A larger-than-life bronze to grace the home or office of the truly devoted. Fashioned from panchaloha, a mix of five (‘pancha’) different alloys of iron (loha), it depicts the Nataraja roopa (form) of the great Lord Shiva. Caught amidst His powerful, all-annihilating tandava, the stance is one of enchanting grace and harmony. Needless to say, this Shiva iconography has been popular with artisans since the beginning of India’s sculptural tradition.
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Speaking of sculptural tradition, the South is where bronze really flourished as a medium. Panchaloha, of which this murti is made, is one of the finest homegrown bronzes and accounts for the deep, rich brown and the sublime shimmer of the Lord’s naked skin. Replete with remarkable detail - the flaying locks and snakes that frame the tandava figure, the gorgeous prabhavali or aureole - this work is a fine example of the merits of the lost-wax method of bronze sculpting.
Known as madhuchista vidhana in the Agamas, it is a demanding technique that involves the skilled artisan to work with his hands. It accounts for the finesse in each aspect of the figure, such as the digits of the hands and feet, the lifelike undulations of form, and the expressive mukhamandala.
Eternal Brilliance Unveiled: The Mystique of Panchaloha Bronze and Artful Maintenance Rituals
Bronze is a metal alloy that has the primary composition of Copper and Tin. There is also an addition of other metals such as Manganese, Aluminium, Nickel, and some non-metals such as Phosphorus. This composition of several metals and non-metals makes Bronze an extremely durable and strong metal alloy. It is for this reason that Bronze is extensively used for casting sculptures and statues. Since Bronze has a low melting point, it usually tends to fill in the finest details of a mould and when it cools down, it shrinks a little that makes it easier to separate from the mould.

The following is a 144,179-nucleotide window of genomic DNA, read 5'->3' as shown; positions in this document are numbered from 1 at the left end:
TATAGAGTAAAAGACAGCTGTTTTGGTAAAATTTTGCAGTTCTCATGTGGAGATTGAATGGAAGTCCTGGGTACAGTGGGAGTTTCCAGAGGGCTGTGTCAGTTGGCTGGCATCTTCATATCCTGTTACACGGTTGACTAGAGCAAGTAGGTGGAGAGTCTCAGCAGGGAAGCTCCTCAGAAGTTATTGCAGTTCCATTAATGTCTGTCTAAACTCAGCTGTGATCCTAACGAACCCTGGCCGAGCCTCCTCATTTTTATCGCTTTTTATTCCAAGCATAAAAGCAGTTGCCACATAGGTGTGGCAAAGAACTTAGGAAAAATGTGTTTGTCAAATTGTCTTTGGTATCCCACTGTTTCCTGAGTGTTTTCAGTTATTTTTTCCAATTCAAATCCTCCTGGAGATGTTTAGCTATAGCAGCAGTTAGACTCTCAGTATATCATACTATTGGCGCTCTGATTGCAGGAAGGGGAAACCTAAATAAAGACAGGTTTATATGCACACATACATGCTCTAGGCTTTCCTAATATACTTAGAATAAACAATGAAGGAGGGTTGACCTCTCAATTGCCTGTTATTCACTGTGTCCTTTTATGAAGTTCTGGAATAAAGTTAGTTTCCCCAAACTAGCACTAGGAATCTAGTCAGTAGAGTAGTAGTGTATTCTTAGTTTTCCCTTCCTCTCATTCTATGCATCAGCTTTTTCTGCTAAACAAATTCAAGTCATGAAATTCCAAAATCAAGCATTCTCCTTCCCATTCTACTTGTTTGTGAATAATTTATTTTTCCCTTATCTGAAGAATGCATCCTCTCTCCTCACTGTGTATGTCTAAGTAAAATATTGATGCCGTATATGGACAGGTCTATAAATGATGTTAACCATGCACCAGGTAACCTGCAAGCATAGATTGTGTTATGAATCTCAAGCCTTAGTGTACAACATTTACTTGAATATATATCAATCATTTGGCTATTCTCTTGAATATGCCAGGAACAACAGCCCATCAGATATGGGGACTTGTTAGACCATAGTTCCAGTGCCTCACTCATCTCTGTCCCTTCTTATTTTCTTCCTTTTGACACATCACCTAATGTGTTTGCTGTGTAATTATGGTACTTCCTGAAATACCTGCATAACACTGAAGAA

" If you happen to have a bronze statue, simply use a cotton cloth with some coconut oil or any other natural oil to clean the statue. "
A village named Swamimalai in South India is especially known for exceptionally well-crafted Bronze icons of Hindu Gods and Goddesses. The skilled artisans of this place use Panchaloha Bronze for casting the icons. Panchaloha Bronze is made of five metals; Copper, Zinc, Lead, and small quantities of Gold and Silver. Zinc gives a golden hue to the finished figure and Lead makes the alloy softer for the easy application of a chisel and hammer. The common technique for producing these statues and sculptures is the “Lost-wax” method. Because of the high durability of bronze sculptures and statues, less maintenance is required, and can still last up to many decades.
Exotic India takes great pride in its collection of hand-picked Panchaloha Statues. You will find the murtis of Gods (Krishna, Hanuman, Narasimha, Ganesha, Nataraja, and Kartikeya) and Goddesses (Saraswati, Lakshmi, Durga, and Parvati), and Buddha statues. You can also buy Ritual paraphernalia (Wicks lamp, Puja Kalash, Cymbals, and Puja Flag) on the website. All these statues and items have been made with a lot of care and attention, giving them a flawless finish. Their fine carving detail represents the rich tradition of India.
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